The property is owned 100% by VR, registered to the Company’s wholly-owned, Nevada-registered US subsidiary Renntiger Resources USA Ltd. Fifteen claims in the western part of the property were acquired from a private company in August, 2017. Terms of the acquisition, including royalty, are outlined in a news release dated August 30, 2017, and available on this website. The additional 125 claims were staked independently and directly by VR. There are no carried or back-in interests on the property.
The 2018 surface exploration program at Junction commenced in April. Work includes:
- Ground gravity survey: property grid of 437 stations collected over 13 by 4 kilometer block on 400 metre station grid, with 200 metre infills over key targets;
- Induced Polarization geophysical survey (IP): two test lines, 2 kilometres long each, over the Denio Summit gravity anomaly and adjacent surface copper-silver showings and copper-silver-gold-tungsten soil anomaly;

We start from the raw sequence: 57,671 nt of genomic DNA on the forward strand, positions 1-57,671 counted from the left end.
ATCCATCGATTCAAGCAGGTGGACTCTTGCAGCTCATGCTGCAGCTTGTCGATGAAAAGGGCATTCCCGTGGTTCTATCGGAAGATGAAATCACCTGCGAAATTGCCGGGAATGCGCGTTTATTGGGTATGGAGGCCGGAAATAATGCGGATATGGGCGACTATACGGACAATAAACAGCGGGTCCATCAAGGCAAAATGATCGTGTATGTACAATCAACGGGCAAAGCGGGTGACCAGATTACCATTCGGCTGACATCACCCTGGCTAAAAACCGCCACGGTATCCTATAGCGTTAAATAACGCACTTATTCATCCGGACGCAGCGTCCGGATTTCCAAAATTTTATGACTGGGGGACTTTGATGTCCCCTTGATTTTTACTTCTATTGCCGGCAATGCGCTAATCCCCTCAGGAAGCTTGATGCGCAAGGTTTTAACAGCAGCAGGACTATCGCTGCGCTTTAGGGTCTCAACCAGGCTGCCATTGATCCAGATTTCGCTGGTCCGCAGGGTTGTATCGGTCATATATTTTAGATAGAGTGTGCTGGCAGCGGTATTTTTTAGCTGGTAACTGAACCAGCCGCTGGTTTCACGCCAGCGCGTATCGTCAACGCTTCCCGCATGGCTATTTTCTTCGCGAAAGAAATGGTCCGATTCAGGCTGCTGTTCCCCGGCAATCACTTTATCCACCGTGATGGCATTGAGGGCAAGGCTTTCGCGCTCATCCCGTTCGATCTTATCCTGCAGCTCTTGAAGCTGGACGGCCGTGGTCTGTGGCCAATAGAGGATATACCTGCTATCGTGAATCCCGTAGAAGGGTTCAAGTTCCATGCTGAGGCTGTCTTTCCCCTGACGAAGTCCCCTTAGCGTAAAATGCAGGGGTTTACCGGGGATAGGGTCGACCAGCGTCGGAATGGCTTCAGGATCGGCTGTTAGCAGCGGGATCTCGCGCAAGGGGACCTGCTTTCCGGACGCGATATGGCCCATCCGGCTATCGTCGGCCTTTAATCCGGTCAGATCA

- Airborne magnetic and radiometric survey: 200 metre spaced lines with 100 metre spaced infills over key targets for 440 line-kilometers overall covering a 12 by 5 kilometre survey block coincident with the ground-based gravity survey;
- Soil sampling: approximately 400 new soil samples on 9 lines are planned, to complement 307 existing soils on 16 lines on Denio Summit target, in order to evaluate the Lone Mountain and Wilder Creek targets in the central and eastern part of the property.
VR completed first pass geological mapping, prospecting, rock sampling and grid-based soil sampling in September through November, 2017:
- 102 rock samples collected from on and around the property for geochemistry;
- 307 soil samples collected at 25 and 50 metre stations on 16 lines spaced 100 metres apart.
- 13 hand samples for physical property testing, including density, conductivity, resistivity and magnetic susceptibility, and;
- 4 hand samples for plain light and polished section mineral petrology
The property is underlain by biotite-hornblende orthogneiss, a quartz monzonite in composition, and locally feldspar porphyroblastic; a more leucocratic orthogneiss of monzo-granite composition occurs locally. Intrusive age is thought to be Late Cretaceous. The orthogneiss forms the northeastern extension of the Antelope shear zone, as shown on published maps of the Ashdown mine area located 12 kilometres to the southwest. Structural grain is generally steep northwest-dipping.